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United States Fourth Circuit Court of Appeals Rules in Favor of Landowners on Interstate Land Sales Act Issues

Keith and Courtney Nahigian thought they were receiving a great deal back in the summer of 2007 when they purchased property in a Loudoun County community called Creighton Farms. Little did they know it was just the beginning of a five year litigation process that would make new law regarding land sales.

The Nahigians were looking for a good investment opportunity and for a great place to raise a family. Creighton Farms, which held itself out as a "Ritz-Carlton Managed Community" promised to have all the amenities. From golf to a "Ritz kids" day care center, from horse-back riding to a state-of-the art clubhouse, Creighton Farms was to have it all. The Nahigians were promised that Ritz-Carlton was partnered with the developer, Juno-Loudoun, LLC for thirty years. However, in the spring of 2009, Ritz-Carlton picked up and left.

The Nahigians demanded an explanation as to why Ritz-Carlton would leave well short of its thirty year commitment to Creighton Farms. It was only then that they learned that no such commitment existed.

The Nahigians initiated a lawsuit against Juno-Loudoun and Ritz-Carlton for fraud and violations of the Interstate Land Sales Act (ILSA). The Nahigians' position was that Juno-Loudoun and Ritz-Carlton had misrepresented their relationship and had failed to comply with ILSA by excluding from the land purchase contract a notice they could revoke the contract within two years and a "property report" that would have included material information such as what agreements existed between the parties and the financial investment of the parties.

The Honorable James C. Cacheris heard the matter in the United States District Court for the Eastern District of Virginia. In the fall of 2010 Judge Cacheris granted summary judgment in favor of the Nahigians on their ILSA claims. Judge Cacheris held they were entitled to an equitable rescission for the failure to include material information in the property report. The Nahigians' 2007 land purchase contract for $1.674 million was ordered rescinded and the monies returned to the Nahigians. The Nahigians were also awarded interest, costs and attorney's fees.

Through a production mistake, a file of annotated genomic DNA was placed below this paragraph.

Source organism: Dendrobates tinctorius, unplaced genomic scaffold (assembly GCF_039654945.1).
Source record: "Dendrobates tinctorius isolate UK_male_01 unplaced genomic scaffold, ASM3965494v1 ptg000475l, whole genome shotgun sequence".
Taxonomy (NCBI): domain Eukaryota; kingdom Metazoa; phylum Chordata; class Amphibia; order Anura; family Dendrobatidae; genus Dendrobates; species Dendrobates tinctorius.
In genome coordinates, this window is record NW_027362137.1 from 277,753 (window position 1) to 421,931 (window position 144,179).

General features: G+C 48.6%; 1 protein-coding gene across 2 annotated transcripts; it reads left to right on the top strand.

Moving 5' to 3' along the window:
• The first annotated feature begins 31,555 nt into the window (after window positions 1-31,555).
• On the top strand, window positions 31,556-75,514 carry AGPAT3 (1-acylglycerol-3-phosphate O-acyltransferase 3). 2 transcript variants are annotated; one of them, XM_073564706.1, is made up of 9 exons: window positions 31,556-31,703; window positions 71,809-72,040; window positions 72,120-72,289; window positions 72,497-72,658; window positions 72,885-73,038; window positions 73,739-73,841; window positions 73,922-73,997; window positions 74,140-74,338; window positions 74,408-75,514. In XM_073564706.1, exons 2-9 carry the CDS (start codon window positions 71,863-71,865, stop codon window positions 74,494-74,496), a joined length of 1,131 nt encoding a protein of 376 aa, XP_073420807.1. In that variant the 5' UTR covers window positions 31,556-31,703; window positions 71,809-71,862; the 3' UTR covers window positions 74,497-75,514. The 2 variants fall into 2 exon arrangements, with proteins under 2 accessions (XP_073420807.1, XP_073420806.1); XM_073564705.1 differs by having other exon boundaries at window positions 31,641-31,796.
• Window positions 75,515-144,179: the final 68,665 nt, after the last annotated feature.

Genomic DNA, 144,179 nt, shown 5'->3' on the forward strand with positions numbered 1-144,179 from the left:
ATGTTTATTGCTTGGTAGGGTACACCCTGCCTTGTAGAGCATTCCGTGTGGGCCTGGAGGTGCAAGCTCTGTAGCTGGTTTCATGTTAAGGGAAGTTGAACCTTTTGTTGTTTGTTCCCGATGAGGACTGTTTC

Juno-Loudoun appealed the decision to the United States Fourth Circuit Court of Appeals. The Nahigians cross-appealed since Judge Cacheris only awarded them pre-judgment interest on the down payment they made for the property, not the amount financed through a BB&T loan. Oral argument was in December of 2011 and the Fourth Circuit entered its opinion on May 1, 2012.

The Fourth Circuit ruled in favor of the Nahigians on all matters. Juno-Loudoun claimed there was a two-year statute of limitations in order for the Nahigians to receive equitable rescission. However, the Fourth Circuit held that 15 U.S.C. § 1711(a)(1) provides a three year statute of limitations. This was a matter of first impression for the Fourth Circuit and they joined the Eleventh Circuit in deciding the three year statute of limitations in § 1711 applies to relief sought under § 1709(a).

Juno-Loudoun also argued they were subject to the "100 lot exemption" and the "sales to builders exemption" as outlined in 15 U.S.C. § 1702. However, the Fourth Circuit ruled those exemptions did not apply because Juno was counting on future sales of lots and the statute of limitations under ILSA begins to run when the contract is signed. The Fourth Circuit relied on the clear language of the statute and thus rejected advisory guidelines from HUD on this issue. The Fourth Circuit joined the Second and Fifth Circuits with this position. See e.g., Nickell v. Beau View of Biloxi, L.L.C., 636 F.3d 752, 757 (5th Cir. 2011) and Bodansky v. Fifth on Park Condo, LLC, 635 F.3d 75, 83 (2d Cir. 2011). The Fourth Circuit also held the violations of ILSA were material and that the Nahigians were entitled to rescission because what they could receive would restore them to where they were prior to entering into the land sales purchase contract.

This was a big victory for the Nahigians. The Fourth Circuit opinion was a homerun. Chap Petersen was the lead partner in this litigation and Jason Zellman was the associate who worked on this case for over three years.

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